(I work at SmartyStreets, where we research and experiment with address-related UX.)
Country should go first. Then you can customize the appearance of the form, if you wish, for certain countries, so that users will feel more comfortable entering their address.
However, going entirely backward from the broadest region type to most narrow isn't the best strategy because it will throw users off. I've written about this here. (Further, there has been some mention of using postal code to auto-fill city/state: you don't want to rely on the postal/ZIP code to do that, because they change frequently, and in the US at least, a ZIP code often maps to multiple cities/states, whereas the city/state hardly ever change.)
What you should do is put the address field next. Ideally, you'll combine as many address fields into just one so users can enter their address in a way natural to them. (But don't forget to verify their input or you might be hurting later.) Even more ideally, start with the street address field and then auto-complete the rest from there. This is most natural to the users.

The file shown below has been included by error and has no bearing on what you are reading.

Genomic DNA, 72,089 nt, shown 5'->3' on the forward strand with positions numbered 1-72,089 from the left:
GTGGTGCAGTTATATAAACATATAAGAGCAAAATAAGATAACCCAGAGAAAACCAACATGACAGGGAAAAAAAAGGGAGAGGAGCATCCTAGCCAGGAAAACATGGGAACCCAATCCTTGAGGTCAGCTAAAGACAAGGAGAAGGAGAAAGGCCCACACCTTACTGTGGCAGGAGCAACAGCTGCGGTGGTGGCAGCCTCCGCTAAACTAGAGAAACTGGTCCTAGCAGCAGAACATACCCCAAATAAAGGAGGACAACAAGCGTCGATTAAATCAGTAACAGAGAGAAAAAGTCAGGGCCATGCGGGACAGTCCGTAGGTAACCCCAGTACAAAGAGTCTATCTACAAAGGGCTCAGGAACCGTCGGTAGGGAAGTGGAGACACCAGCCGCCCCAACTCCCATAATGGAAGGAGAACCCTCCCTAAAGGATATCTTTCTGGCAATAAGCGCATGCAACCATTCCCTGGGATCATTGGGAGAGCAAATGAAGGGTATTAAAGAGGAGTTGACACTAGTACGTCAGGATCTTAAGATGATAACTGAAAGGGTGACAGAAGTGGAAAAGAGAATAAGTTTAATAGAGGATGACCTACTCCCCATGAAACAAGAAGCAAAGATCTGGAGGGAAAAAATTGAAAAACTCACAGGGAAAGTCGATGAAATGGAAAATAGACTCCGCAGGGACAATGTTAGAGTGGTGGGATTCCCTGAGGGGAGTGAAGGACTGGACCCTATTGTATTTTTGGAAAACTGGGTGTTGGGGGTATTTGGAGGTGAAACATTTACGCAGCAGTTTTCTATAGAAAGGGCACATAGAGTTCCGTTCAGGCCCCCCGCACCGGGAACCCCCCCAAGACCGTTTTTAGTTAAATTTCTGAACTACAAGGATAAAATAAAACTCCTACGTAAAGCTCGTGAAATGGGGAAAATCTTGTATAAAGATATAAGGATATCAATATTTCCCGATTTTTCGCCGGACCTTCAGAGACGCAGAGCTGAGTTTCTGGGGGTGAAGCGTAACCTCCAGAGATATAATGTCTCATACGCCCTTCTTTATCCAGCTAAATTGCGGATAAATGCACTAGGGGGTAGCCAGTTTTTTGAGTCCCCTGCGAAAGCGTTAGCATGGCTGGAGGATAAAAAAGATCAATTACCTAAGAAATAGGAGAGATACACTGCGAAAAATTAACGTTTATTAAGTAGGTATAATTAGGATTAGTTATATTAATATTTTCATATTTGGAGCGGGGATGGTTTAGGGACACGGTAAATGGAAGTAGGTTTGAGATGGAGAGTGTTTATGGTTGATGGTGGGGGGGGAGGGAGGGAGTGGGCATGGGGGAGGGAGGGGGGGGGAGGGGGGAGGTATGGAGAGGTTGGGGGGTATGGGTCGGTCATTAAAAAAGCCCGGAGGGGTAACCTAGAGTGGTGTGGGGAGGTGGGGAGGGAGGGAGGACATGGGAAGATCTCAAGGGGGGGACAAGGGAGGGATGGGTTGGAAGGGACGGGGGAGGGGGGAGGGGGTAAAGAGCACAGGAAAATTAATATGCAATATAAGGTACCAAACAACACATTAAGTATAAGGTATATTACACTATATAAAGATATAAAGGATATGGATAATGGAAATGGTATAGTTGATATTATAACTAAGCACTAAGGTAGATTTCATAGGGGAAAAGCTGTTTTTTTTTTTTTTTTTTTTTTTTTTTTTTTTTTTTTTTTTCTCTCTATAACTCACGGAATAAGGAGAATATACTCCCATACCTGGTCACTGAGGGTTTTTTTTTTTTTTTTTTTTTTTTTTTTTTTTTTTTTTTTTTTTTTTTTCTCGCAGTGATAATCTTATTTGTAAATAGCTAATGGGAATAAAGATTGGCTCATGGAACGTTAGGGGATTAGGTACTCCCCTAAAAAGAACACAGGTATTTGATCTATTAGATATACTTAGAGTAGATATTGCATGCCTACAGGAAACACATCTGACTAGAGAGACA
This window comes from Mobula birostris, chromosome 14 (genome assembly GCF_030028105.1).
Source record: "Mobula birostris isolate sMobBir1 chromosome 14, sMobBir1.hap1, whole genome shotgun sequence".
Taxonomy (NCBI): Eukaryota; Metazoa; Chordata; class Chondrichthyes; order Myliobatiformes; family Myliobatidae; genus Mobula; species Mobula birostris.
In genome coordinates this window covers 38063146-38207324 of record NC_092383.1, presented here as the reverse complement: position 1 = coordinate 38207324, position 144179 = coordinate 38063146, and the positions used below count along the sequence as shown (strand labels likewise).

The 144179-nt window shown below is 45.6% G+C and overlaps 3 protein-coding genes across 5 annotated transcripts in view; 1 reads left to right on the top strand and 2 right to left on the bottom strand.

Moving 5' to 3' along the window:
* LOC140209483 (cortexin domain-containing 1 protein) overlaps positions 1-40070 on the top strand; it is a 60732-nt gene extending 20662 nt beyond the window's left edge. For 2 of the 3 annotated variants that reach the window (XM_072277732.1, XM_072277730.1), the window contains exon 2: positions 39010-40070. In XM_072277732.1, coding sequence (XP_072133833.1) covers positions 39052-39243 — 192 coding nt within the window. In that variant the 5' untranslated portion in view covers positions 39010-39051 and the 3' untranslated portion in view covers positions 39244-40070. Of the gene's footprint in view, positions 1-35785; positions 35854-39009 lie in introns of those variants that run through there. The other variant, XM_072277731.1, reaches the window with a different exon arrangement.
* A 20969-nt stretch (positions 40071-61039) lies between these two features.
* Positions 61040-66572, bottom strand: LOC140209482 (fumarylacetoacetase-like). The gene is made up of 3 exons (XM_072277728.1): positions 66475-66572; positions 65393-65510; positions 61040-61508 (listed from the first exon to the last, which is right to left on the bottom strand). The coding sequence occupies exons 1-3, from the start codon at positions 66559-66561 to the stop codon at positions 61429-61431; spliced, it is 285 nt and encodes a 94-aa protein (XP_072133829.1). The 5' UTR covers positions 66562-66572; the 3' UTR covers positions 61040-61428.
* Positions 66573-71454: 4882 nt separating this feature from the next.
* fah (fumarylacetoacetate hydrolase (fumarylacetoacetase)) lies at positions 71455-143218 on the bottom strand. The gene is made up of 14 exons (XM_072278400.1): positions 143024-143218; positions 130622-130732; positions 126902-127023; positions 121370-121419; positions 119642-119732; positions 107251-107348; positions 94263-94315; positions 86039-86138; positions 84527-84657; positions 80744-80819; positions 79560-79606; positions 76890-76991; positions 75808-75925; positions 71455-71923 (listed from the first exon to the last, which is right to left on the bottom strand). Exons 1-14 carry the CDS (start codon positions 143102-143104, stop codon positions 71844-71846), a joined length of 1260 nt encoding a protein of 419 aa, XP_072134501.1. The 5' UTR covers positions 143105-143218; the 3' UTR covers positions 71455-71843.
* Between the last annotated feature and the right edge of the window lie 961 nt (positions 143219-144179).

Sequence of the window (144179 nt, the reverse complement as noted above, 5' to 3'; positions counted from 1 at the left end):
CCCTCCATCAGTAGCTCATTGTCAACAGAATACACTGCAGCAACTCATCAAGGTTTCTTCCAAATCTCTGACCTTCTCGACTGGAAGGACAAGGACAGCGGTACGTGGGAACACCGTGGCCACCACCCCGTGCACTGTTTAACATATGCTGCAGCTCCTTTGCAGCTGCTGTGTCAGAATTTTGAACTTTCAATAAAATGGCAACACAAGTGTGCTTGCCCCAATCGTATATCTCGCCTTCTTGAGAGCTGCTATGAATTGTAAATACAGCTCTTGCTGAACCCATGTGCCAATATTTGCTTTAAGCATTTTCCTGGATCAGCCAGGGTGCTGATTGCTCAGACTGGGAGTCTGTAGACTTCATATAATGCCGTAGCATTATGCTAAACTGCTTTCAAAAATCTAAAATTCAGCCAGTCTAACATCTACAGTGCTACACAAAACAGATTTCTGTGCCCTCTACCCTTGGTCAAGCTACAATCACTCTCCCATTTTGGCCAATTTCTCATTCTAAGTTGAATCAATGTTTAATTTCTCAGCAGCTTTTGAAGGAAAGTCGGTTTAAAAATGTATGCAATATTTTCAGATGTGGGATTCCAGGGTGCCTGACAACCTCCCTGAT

For example, here's a free address auto-complete service which fills out city, state, and then verifies to get the ZIP code after the user has typed only (part of) their street address. Here's some more info about address auto-complete. It also works on freeform address fields.
By the way, here's some even further reading if you want to know about why address auto-complete is hard, and some of the UX lessons I/we learned during its development.